Leonarda Cianciulli, wife of a Government clerk, had 14 children. On her husband's mean pay it was hard to get food, soap and candles to light their rustic home amid the ricefields and stunted mulberry trees of the Po Valley. But she had imagination. To the villagers of Correggio she was known as a poetess and fortune teller; lovelorn women came up the canal path to her whitewashed door, with a few coppers for the cards.
When Faustina Setti, 50-year-old frugal spinster, plunked down her savings (30,000 lire) on the promise that the poetess would find her a mate, Mona Leonarda proffered a glass of drugged wine, then felled the spinster with a hatchet, chopped her into nine pieces, and kept the change.
Then she fired up the stove, crammed Faustina into several kettles (with "my formula of 10 Ibs. of caustic soda, alum and resin") and boiled them 24 hours. From this she made soap and candles. She ground the bones into flour and made cookies for her other clients. In the same way she murdered a 53-year-old widow (3,000 lire), then a 60-year-old retired soprano, Virginia Cacioppo, said to have sung Butterfly once at La Scala. The diva yielded 50,000 lire and assorted diamonds and rubies, as well as soap and candles.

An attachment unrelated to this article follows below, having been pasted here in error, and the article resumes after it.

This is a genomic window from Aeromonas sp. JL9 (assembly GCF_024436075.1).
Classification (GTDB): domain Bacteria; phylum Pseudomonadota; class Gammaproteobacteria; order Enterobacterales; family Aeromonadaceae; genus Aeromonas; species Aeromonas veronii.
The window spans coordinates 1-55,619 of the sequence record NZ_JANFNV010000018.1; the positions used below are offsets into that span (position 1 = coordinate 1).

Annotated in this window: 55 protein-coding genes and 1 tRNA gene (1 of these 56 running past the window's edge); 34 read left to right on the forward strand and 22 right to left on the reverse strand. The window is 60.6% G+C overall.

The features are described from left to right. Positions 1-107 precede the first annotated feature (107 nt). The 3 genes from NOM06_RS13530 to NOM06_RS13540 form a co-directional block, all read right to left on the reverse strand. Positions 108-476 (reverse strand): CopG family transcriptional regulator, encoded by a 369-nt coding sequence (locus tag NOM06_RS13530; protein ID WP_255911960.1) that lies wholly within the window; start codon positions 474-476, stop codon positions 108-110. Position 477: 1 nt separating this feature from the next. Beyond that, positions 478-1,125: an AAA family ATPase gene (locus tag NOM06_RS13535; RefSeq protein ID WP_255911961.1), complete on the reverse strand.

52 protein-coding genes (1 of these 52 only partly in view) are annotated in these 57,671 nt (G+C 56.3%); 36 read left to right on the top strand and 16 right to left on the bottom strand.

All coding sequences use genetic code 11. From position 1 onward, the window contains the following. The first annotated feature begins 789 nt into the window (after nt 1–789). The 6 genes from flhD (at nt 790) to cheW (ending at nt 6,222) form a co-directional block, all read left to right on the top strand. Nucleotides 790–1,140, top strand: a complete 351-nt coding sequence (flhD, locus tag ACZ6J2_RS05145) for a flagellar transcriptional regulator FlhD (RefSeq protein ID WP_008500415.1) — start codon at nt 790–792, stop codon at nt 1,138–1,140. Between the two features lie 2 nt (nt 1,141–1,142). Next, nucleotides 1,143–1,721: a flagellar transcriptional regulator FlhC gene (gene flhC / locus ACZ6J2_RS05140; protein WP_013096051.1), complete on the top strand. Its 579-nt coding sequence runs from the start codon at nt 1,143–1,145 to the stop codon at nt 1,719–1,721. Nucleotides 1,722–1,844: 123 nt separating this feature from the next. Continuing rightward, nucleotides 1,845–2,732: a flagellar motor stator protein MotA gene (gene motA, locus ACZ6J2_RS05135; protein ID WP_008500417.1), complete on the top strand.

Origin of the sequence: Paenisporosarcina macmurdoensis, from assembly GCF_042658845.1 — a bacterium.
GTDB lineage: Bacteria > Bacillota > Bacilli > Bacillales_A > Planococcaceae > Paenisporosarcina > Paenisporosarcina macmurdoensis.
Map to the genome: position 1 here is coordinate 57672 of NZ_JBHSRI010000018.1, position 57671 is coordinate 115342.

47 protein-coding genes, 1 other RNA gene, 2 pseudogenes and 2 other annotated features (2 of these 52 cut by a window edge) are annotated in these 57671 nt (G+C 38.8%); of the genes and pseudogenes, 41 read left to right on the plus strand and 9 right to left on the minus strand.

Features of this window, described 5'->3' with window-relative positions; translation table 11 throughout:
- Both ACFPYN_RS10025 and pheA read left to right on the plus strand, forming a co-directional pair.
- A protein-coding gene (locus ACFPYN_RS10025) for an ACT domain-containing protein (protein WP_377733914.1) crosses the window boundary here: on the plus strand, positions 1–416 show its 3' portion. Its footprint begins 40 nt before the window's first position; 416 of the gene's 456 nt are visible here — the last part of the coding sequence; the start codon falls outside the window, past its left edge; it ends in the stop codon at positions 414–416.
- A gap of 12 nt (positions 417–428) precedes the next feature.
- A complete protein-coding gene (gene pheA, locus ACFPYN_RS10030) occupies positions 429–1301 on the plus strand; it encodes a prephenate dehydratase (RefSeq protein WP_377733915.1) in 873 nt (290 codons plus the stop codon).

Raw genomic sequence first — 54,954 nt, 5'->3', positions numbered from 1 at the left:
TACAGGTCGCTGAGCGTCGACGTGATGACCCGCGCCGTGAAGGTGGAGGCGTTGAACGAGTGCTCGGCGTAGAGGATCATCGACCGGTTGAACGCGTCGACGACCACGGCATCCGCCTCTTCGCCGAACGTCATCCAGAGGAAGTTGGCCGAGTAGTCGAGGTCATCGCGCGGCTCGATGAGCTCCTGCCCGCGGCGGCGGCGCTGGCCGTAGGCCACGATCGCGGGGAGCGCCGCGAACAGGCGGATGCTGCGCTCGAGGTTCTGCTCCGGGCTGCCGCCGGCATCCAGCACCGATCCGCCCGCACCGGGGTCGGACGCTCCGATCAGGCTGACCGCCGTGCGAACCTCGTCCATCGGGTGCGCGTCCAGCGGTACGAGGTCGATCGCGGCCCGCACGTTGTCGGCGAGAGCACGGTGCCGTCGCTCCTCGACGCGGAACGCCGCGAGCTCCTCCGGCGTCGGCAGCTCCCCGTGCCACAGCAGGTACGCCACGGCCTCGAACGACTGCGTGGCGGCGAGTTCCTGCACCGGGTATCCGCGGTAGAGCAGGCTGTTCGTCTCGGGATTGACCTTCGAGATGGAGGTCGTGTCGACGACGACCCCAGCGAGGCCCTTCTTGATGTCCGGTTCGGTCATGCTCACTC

At her trial in Reggio Emilia last week Poetess Leonarda gripped the witness-stand rail with oddly delicate hands and calmly set the prosecutor right on certain details. Her deep-set dark eyes gleamed with a wild inner pride as she concluded: "I gave the copper ladle, which I used to skim the fat off the kettles, to my country, which was so badly in need of metal during the last days of the war. . . ."